American Airlines has been having huge problems with their mechanics for quite a while.
What’s going on with American’s mechanics?
Following the merger between American and US Airways, mechanics still don’t have a single contract, as management and the unions haven’t been able to come to an agreement.
Essentially, American’s mechanics union is saying that the airline is profitable enough. They don’t want a competitive contract, but rather they want an industry leading contract.
The head of TWU-IAM has made some bold threats towards management, promising:
- “The bloodiest, ugliest battle that the United States labor movement ever saw”
- If it comes down to a strike, it will be “absolutely vicious” and will be “organized by a guy that came out of the New York City subway system that’s well inclined to strike power and who understands that the only way to challenge power is to aggressively take it to them”
- To “shut this place down”
American’s lawsuit against mechanics
In late May American Airlines filed a lawsuit against TWU-IAM. This is because management claimed that the mechanics were intentionally slowing down flights and causing operational problems, pointing out that the chances of this being random rather than intentional are less than one in a billion.
In mid-June, a temporary restraining order was issued by a Texas judge, urging mechanics to not cause intentional disruptions. Of course this was not quite as useful as management had hoped, given that mechanics denied they were doing this in the first place.
Well, this court case has now concluded.
American wins case over mechanics
On Monday a US federal court issued a permanent injunction against American’s mechanics union. This made permanent a previous order against TWU-IAM.
With this ruling, employees are prohibited from “calling, permitting, instigating, authorizing, encouraging, participating in, approving, or continuing any form of disruption to or interference with American’s airline operations.”
The judge presiding over the case wrote the following in the ruling, per Dallas News:
“[American Airlines] has shown that defendants’ members conducted a concerted slowdown,” McBryde wrote in the ruling. He also said the unions failed to “take every reasonable action to prevent or stop it.”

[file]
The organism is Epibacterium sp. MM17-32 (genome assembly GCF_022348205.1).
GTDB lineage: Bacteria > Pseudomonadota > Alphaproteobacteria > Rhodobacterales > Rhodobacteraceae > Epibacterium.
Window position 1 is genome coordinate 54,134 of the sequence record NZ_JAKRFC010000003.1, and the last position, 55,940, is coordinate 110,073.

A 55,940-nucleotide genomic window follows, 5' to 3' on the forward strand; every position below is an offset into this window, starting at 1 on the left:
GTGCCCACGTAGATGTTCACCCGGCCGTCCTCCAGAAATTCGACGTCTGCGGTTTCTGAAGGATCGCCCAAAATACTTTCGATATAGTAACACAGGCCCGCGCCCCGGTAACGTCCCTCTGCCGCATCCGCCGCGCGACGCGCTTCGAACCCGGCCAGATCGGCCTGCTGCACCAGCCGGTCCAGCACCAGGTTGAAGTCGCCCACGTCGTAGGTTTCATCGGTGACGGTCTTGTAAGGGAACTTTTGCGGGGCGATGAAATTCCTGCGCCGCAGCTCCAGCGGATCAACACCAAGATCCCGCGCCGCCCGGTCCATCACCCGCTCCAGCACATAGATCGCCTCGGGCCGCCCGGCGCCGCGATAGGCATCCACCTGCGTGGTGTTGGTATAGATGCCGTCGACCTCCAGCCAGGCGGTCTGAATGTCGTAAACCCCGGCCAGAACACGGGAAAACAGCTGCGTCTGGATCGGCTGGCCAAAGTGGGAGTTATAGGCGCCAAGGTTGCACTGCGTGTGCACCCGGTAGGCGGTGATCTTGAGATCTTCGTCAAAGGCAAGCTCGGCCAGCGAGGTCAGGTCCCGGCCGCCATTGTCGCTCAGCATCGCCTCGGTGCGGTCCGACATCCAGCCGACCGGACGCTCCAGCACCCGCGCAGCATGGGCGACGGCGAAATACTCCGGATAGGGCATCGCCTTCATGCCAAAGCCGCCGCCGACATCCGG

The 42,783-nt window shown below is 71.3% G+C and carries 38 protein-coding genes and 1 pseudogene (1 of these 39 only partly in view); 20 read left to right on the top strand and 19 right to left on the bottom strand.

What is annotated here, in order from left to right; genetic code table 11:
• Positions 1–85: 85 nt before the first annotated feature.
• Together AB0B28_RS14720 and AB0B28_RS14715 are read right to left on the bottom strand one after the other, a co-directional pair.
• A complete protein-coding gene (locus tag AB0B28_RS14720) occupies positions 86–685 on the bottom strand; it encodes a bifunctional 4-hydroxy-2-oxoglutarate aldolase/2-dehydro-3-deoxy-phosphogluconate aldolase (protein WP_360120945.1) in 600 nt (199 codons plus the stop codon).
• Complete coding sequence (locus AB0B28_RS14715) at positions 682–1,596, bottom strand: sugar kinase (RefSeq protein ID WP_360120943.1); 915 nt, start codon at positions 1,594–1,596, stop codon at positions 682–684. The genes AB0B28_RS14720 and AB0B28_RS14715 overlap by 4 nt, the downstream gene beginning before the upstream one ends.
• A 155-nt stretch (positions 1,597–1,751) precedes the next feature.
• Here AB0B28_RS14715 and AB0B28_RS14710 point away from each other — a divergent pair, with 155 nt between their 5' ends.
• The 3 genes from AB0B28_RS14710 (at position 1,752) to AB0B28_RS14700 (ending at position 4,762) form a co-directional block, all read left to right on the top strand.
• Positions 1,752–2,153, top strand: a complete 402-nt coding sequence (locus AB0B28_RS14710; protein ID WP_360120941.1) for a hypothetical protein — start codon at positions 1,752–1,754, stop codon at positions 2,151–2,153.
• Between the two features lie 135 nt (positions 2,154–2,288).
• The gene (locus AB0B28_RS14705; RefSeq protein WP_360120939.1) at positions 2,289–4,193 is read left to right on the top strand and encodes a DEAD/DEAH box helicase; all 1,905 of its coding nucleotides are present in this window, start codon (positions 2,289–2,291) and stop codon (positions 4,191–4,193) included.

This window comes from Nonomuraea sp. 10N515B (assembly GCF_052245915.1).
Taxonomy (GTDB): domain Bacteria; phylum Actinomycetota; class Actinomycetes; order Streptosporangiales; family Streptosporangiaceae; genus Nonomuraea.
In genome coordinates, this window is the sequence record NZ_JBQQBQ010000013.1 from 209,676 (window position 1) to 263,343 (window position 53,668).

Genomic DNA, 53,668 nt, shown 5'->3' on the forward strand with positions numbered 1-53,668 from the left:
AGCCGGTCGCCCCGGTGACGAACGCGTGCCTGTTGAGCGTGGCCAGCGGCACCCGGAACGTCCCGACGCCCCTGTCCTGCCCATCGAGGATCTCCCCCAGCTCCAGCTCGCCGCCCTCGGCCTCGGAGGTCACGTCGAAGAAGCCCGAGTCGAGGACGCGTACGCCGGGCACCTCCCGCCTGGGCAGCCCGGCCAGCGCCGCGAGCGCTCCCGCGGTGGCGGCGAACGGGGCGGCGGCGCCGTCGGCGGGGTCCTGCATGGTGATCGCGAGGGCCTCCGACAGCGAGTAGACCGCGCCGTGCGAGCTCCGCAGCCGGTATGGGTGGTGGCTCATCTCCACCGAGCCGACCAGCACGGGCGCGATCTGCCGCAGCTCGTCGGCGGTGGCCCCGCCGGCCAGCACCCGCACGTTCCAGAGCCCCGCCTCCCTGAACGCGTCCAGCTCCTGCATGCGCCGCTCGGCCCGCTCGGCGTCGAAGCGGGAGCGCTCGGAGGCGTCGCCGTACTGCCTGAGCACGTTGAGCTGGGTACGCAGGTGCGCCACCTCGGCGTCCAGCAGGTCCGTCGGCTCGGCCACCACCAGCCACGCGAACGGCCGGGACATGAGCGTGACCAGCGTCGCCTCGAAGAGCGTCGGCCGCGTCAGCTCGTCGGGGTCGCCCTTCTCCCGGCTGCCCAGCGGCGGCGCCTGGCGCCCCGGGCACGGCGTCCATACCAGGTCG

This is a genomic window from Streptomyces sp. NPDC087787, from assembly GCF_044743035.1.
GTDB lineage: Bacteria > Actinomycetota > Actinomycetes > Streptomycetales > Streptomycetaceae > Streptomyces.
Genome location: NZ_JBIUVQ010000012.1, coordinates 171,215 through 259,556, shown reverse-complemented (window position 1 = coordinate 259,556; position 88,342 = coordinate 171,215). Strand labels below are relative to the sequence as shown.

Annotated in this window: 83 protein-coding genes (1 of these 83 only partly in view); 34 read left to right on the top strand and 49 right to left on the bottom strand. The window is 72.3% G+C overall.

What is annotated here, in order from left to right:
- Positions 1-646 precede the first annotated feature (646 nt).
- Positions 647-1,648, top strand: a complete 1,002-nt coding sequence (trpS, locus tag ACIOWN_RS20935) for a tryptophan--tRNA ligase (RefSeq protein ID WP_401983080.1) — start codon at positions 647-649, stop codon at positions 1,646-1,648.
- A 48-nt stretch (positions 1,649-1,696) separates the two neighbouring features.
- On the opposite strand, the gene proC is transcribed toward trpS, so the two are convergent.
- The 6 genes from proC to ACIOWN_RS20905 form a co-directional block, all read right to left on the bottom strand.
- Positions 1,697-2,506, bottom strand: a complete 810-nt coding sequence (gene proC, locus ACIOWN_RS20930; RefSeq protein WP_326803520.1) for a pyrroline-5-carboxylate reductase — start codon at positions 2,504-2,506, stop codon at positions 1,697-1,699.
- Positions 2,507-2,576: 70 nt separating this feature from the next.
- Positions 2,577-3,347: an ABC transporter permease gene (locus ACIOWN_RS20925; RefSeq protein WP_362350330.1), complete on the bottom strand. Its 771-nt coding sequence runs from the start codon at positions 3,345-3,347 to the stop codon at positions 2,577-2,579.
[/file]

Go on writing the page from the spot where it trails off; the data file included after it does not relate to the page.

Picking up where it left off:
McBryde’s injunction requires the unions to do everything they can to tell mechanics that a slowdown is illegal, including the possibility of fining its own members.
Not surprisingly, the head of the TWU (the same person who made the threats above) said that they will fully abide by the permanent inunction:
“We will continue to comply with the court’s directive. We will also continue to bargain to win a contract that protects our members’ solid jobs on USA soil.”
Of course he claims they have been complying with this all along, which is questionable, to put it mildly.
What are the implications of this decision?
- Management and the mechanics union still don’t have a new contract, so that battle isn’t over yet
- Mechanics have denied any sort of industrial action occurring, though the union could start to face fines if this continues; that doesn’t necessarily mean it will stop, though
At this point I’d say the union may have somewhat overplayed their hand, and management is in the driver’s seat. Hopefully they can come to an agreement. Maybe American can give a little bit so that the union feels like they won, and they can drop any lawsuit against them in exchange for a contract being finalized.
I guess we’ll see how this plays out, because at this point it’s tough for the head of the TWU to save face, given what he has said…